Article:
When the charge on capacitor C10 reaches or exceeds 0.7 volts, which is the voltage required on the base of Q6 for its conduction, the transistor Q6 goes into conduction energizing K1 through the current limiting resistor R13 to place 12 volts DC on J4 as previously described and for a purpose which will hereinafter appear.
The transducers of each sensing group are preferably angled slightly towards each other; that is, the transmitting and receiving transducers 18 and 20 are slightly angled towards each other as diagramatically indicated in FIG. 5 to facilitate the reflection of a signal from the transmitting transducer 18 to an object and back to the receiving transducer 20. Any object within the "field" of the transmitting transducer 18 and receiving transducer 20 will reflect a certain amount of the transmitted signal back to the receiving transducer 20. However, if the object is stationary, then the reflected signal will be of the same frequency and will be in phase with the transmitted signal such that no signal appears across the variable resistor VR1. However, if the object within the field is moving, the signal received by the receiving transducer 20 will vary not only in amplitude, but in frequency and phase as well such that the tuned amplifier Q2 will provide a signal across VR1 which will be amplified by Q4 and Q5, ultimately charging capacitor C10 and firing the relay driver Q6. The same considerations hold true when the vehicle itself is moving towards or away from a fixed object within the "field" of the transducers 18 and 20. Thus, the operator 40 can position the front of the vehicle 10 at a desired fixed distance from a wall or the like using the system and circuit of the present invention. Furthermore, when the circuit of the present invention is used in conjunction with transducers 28 and 30, for example, which are mounted on the rear 15 of the vehicle 10, and assuming a circuit such as that disclosed in FIGS. 4 and 5 to be connected with transducers 28 and 30, the operator of the vehicle can back up the same to a fixed position from a wall or loading ramp, for example. If an object, such as a telephone pole or a wall is within the "field" of the transducers 18 and 20 and, assuming that the vehicle is completely motionless, no signal will be produced across the variable resistor VR1. However, from a practical standpoint, it is virtually impossible for a human being or an animal to remain completely motionless within the "field" of the transducers 18 and 20. The slight motion produced by any human being or animal within the "field" of the transducers 18 and 20 is sufficient for the tuned amplifier Q2 to detect a frequency change which presents itself across VR1 as a signal which is then amplified by Q4 and Q5 and which is sufficient to fire the relay driver Q6.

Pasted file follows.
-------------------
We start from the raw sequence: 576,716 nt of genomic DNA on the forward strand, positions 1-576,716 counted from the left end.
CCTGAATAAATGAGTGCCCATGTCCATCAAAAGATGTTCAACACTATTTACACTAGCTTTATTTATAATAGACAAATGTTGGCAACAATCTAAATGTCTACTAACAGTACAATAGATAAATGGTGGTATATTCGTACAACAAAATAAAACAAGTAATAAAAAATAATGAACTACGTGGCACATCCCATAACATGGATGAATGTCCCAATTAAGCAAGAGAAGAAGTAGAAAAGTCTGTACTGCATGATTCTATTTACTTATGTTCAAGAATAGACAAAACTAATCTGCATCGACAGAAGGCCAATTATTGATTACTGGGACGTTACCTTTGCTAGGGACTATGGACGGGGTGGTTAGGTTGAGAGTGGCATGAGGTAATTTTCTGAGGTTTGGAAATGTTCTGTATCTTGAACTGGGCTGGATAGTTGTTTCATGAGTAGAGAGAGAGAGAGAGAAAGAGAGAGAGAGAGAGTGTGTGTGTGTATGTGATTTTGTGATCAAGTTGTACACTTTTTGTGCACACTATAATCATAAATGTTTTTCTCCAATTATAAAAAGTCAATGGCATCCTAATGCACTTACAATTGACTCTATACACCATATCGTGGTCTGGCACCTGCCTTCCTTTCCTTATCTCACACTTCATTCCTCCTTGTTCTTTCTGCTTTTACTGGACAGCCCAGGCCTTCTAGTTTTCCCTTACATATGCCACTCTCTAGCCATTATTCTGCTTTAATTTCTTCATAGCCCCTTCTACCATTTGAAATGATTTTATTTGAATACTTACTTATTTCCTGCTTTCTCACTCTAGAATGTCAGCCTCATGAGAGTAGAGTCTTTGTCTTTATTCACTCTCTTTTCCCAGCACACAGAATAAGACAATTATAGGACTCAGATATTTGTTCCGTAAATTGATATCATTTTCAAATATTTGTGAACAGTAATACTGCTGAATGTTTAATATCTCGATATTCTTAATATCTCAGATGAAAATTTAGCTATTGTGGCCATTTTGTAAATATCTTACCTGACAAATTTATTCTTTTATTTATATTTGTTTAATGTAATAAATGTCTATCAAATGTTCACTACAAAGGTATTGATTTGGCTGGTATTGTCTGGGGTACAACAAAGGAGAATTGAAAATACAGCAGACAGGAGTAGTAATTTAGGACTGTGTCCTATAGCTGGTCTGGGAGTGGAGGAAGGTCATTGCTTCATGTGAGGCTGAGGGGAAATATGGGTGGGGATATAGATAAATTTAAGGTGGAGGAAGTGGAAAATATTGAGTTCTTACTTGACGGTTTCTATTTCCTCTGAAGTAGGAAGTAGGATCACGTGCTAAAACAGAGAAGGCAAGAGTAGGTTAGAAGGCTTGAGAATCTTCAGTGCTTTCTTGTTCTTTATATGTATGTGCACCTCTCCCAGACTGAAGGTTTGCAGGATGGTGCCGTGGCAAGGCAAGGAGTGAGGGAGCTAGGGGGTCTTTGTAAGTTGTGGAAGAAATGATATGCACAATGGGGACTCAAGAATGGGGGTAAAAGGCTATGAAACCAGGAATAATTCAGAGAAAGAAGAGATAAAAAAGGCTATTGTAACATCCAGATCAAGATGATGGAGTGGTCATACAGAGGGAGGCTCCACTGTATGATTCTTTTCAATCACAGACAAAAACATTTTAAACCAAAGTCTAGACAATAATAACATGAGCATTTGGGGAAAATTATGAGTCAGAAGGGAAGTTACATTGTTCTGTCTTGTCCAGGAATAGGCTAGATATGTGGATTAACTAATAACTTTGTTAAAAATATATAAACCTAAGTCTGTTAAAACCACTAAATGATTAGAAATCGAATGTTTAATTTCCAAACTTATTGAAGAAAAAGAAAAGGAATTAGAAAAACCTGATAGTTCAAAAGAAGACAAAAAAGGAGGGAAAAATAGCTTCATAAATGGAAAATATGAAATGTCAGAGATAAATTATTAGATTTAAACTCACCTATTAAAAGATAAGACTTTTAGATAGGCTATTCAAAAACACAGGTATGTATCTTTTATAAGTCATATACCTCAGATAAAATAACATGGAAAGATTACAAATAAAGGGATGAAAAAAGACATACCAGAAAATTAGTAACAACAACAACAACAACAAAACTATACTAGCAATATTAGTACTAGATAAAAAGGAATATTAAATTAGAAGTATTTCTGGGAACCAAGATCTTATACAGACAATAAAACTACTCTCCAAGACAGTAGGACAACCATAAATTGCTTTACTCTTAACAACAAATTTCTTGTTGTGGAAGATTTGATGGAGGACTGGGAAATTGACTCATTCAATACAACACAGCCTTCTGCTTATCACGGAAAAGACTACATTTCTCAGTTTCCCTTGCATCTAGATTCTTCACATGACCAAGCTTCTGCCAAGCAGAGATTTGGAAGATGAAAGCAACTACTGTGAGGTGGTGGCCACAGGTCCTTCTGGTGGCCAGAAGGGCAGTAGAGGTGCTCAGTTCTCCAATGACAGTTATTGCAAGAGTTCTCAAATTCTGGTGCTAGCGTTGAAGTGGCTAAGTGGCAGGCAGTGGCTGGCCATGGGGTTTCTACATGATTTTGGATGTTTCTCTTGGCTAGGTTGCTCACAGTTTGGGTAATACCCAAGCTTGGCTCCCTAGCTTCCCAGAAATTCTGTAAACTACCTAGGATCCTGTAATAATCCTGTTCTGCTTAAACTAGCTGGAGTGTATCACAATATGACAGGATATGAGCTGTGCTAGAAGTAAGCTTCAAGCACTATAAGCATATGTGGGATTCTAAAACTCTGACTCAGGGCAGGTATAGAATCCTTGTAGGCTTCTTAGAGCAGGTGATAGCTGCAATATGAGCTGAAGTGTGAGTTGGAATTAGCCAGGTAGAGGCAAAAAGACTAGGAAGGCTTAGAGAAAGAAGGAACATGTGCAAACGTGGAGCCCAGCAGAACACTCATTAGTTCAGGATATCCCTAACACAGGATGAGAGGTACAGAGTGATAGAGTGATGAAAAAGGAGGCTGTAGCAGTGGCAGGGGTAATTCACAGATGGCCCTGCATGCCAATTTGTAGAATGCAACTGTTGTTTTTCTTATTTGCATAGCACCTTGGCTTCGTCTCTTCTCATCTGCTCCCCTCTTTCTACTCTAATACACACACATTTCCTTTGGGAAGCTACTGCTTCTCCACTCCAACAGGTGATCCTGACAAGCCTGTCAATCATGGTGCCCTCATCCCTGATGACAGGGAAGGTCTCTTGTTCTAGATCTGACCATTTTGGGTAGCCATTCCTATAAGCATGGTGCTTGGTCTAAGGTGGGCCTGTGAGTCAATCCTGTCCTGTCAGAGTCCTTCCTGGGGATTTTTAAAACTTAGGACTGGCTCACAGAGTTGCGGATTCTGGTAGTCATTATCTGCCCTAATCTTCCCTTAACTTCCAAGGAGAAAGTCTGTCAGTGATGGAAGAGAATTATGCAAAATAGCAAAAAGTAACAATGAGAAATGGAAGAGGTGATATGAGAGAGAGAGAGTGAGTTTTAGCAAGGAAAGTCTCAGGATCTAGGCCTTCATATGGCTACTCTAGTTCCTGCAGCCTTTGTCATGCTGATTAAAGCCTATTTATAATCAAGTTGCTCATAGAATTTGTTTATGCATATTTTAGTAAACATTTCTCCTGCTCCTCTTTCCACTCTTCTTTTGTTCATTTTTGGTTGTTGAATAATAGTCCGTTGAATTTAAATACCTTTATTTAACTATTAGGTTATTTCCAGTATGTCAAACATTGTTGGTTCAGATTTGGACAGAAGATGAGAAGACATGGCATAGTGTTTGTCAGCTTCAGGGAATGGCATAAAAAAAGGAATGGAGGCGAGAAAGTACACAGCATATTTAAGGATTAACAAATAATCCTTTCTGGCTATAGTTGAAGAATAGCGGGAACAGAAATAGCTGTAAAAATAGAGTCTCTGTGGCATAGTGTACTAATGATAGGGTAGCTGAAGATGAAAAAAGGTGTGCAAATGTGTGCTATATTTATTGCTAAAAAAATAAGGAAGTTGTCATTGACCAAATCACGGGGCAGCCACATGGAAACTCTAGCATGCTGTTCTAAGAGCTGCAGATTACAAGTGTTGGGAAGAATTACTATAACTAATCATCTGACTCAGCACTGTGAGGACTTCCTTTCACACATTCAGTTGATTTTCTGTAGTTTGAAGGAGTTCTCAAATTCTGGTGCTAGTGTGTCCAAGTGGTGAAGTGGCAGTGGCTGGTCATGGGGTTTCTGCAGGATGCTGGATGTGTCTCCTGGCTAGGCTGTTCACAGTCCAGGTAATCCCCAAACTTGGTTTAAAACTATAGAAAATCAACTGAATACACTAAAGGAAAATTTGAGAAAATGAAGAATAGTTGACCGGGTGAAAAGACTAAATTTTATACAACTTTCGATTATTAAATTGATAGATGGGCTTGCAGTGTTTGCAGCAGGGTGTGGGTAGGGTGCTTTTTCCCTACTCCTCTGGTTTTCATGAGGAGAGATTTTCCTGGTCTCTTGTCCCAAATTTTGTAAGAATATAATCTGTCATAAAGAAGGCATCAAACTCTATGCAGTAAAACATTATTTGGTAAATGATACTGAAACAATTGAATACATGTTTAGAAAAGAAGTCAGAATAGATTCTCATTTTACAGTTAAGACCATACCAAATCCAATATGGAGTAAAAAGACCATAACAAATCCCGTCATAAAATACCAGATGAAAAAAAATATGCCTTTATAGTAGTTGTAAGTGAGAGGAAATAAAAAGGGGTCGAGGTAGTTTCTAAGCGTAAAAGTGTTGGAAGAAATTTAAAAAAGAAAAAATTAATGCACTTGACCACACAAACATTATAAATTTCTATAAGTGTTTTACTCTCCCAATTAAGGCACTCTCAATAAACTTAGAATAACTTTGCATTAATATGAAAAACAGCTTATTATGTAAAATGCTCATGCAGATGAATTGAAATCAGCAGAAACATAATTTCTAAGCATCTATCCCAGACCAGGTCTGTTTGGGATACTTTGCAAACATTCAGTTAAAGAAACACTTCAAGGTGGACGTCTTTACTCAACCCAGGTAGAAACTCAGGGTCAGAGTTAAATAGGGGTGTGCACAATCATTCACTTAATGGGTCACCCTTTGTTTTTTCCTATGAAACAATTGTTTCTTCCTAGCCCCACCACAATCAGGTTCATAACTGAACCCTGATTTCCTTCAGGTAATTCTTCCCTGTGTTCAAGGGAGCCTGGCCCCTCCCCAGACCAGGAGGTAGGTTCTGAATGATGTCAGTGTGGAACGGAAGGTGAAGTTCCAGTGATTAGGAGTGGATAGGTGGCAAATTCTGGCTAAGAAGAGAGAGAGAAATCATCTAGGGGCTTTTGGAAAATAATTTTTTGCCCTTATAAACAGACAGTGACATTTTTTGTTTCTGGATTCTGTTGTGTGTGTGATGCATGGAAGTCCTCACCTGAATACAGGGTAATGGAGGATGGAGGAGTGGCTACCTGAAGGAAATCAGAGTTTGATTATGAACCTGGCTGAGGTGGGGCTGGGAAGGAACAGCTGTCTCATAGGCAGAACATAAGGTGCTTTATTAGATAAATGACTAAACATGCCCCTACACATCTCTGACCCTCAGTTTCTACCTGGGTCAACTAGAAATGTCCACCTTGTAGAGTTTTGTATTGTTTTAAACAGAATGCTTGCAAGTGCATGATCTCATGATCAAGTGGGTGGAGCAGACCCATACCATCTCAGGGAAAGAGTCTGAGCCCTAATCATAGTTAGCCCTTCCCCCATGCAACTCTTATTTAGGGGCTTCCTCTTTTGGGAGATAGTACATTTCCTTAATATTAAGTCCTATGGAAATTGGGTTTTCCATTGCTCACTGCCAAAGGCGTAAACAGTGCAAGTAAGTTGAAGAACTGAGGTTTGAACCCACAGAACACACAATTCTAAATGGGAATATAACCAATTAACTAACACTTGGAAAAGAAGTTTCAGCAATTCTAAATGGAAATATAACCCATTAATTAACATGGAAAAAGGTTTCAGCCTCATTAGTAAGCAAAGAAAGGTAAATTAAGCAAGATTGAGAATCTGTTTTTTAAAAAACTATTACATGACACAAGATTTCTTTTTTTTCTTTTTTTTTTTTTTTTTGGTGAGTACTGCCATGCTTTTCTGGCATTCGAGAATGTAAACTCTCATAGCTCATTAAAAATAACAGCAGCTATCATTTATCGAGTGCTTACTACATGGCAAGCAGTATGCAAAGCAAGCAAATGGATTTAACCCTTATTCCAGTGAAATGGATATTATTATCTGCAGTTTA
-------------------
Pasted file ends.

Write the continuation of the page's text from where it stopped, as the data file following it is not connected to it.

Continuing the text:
Any alarm device, such as a buzzer, horn or light can be connected to J4 such that when J4 is placed at a plus 12-volt potential by the actuation of the relay K1, such alarm device will be activated. For the purposes of illustration, a light bulb 46, which is located on the dash 48, will be connected between J4 and ground so that when the relay K1 is energized, the light 46 will present a visual signal to the operator 40.
Turning now to a further consideration of FIG. 5, in light of the above description, the transmitting transducer 18, the transmitter amplifier Q3, the receiver transducer 20, the receiver amplifier Q1 and the tuned amplifier Q2 together constitute a feedback oscillator circuit; when the character of the feedback on VR2 changes as a result of movement of an object in the field of the transducers 18 and 20, the tuned amplifier will produce an output signal across VR1.
It has been discovered that the amount of signal produced across VR1 will depend upon the proximity to the transducers 18 and 20 of the movable object within the "field" of these transducers. Thus, the sensitivity of the sensing system can be increased or decreased by moving the variable contact on VR1. By varying the position of the movable contact from its lowermost position to its uppermost position, as shown in FIGS. 4 and 5, it is possible to change the sensitivity of the system from a distance of about 1 foot to a distance of about 15 feet in relation to an object entering or moving within the "field" of the transducers. In order to permit the operator 40 to make this sensitivity adjustment, a knob 42 may be conveniently located on the panel 48 as shown in FIG. 3. The shaft (not shown), which is turned by this knob 42, can be connected to the shaft which varies the variable contact on VR1. The dial, surrounding the knob 42, can be caliberated, if desired, to represent the different feet of sensitivity represented by the desired position of the object entering into or moving within the "field" for the purpose of firing Q6. Such a control, such as the knob 42, might be of considerable assistance to the operator 40 in connection with the operation of a rear sensing group, as previously explained, when backing the vehicle towards a wall or loading dock.
When the transducers 18 and 20 are mounted on the vehicle 10, the distance between them is usually set at about 5 feet; however, they could be mounted together as close as 1 foot or as far apart as 8 feet, although in the latter two cases, the relative angling, which is shown in FIG. 5, will have to be adjusted as will also, possibly, the sensitivity control and some of the other variable controls in the circuit which have been described above.
Whereas, the present invention has been described in particular relation to the drawings attached hereto, it should be understood that other and further modifications, apart from those shown or suggested herein, may be made within the spirit and scope of this invention.
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|U.S. Classification||340/904, 340/436, 367/95, 367/112, 367/909, 367/93|
|Cooperative Classification||G01S15/931, Y10S367/909|